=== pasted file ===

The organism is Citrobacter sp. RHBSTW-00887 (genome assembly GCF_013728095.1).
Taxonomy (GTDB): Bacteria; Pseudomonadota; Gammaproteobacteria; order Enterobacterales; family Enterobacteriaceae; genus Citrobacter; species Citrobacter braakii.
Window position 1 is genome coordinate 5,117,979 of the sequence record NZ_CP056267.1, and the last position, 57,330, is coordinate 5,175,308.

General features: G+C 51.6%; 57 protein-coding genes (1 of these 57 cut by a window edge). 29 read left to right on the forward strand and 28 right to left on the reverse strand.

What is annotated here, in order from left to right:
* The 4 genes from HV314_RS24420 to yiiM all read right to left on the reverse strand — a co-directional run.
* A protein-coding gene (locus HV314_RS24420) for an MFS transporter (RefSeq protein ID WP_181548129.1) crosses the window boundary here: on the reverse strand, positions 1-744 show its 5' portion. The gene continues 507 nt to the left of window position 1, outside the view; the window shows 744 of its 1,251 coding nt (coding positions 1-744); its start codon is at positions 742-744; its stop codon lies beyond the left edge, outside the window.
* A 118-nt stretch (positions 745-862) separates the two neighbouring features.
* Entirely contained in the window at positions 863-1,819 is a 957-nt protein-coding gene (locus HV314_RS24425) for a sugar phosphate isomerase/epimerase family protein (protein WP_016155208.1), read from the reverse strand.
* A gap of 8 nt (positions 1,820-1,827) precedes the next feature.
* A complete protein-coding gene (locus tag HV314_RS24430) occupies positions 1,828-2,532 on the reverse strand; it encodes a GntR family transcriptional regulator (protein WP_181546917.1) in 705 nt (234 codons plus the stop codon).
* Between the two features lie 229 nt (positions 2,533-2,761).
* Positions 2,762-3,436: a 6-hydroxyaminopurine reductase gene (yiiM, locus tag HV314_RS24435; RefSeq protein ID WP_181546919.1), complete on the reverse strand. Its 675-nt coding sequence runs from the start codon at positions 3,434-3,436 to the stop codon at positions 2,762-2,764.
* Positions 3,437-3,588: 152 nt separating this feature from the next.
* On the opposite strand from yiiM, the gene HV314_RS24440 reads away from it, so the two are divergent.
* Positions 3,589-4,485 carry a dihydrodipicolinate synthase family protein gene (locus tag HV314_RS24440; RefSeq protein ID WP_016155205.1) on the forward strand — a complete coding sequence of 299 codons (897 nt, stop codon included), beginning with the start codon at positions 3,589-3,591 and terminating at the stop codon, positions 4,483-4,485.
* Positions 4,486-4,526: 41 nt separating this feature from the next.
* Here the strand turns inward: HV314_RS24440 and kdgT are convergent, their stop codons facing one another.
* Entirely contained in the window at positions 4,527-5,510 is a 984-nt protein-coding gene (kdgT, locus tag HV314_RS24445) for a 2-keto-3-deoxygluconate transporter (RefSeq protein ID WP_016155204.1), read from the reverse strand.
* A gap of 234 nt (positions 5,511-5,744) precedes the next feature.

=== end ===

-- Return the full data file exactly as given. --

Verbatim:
The organism is Citrobacter sp. RHBSTW-00887 (genome assembly GCF_013728095.1).
Taxonomy (GTDB): Bacteria; Pseudomonadota; Gammaproteobacteria; order Enterobacterales; family Enterobacteriaceae; genus Citrobacter; species Citrobacter braakii.
Window position 1 is genome coordinate 5,117,979 of the sequence record NZ_CP056267.1, and the last position, 57,330, is coordinate 5,175,308.

General features: G+C 51.6%; 57 protein-coding genes (1 of these 57 cut by a window edge). 29 read left to right on the forward strand and 28 right to left on the reverse strand.

What is annotated here, in order from left to right:
* The 4 genes from HV314_RS24420 to yiiM all read right to left on the reverse strand — a co-directional run.
* A protein-coding gene (locus HV314_RS24420) for an MFS transporter (RefSeq protein ID WP_181548129.1) crosses the window boundary here: on the reverse strand, positions 1-744 show its 5' portion. The gene continues 507 nt to the left of window position 1, outside the view; the window shows 744 of its 1,251 coding nt (coding positions 1-744); its start codon is at positions 742-744; its stop codon lies beyond the left edge, outside the window.
* A 118-nt stretch (positions 745-862) separates the two neighbouring features.
* Entirely contained in the window at positions 863-1,819 is a 957-nt protein-coding gene (locus HV314_RS24425) for a sugar phosphate isomerase/epimerase family protein (protein WP_016155208.1), read from the reverse strand.
* A gap of 8 nt (positions 1,820-1,827) precedes the next feature.
* A complete protein-coding gene (locus tag HV314_RS24430) occupies positions 1,828-2,532 on the reverse strand; it encodes a GntR family transcriptional regulator (protein WP_181546917.1) in 705 nt (234 codons plus the stop codon).
* Between the two features lie 229 nt (positions 2,533-2,761).
* Positions 2,762-3,436: a 6-hydroxyaminopurine reductase gene (yiiM, locus tag HV314_RS24435; RefSeq protein ID WP_181546919.1), complete on the reverse strand. Its 675-nt coding sequence runs from the start codon at positions 3,434-3,436 to the stop codon at positions 2,762-2,764.
* Positions 3,437-3,588: 152 nt separating this feature from the next.
* On the opposite strand from yiiM, the gene HV314_RS24440 reads away from it, so the two are divergent.
* Positions 3,589-4,485 carry a dihydrodipicolinate synthase family protein gene (locus tag HV314_RS24440; RefSeq protein ID WP_016155205.1) on the forward strand — a complete coding sequence of 299 codons (897 nt, stop codon included), beginning with the start codon at positions 3,589-3,591 and terminating at the stop codon, positions 4,483-4,485.
* Positions 4,486-4,526: 41 nt separating this feature from the next.
* Here the strand turns inward: HV314_RS24440 and kdgT are convergent, their stop codons facing one another.
* Entirely contained in the window at positions 4,527-5,510 is a 984-nt protein-coding gene (kdgT, locus tag HV314_RS24445) for a 2-keto-3-deoxygluconate transporter (RefSeq protein ID WP_016155204.1), read from the reverse strand.
* A gap of 234 nt (positions 5,511-5,744) precedes the next feature.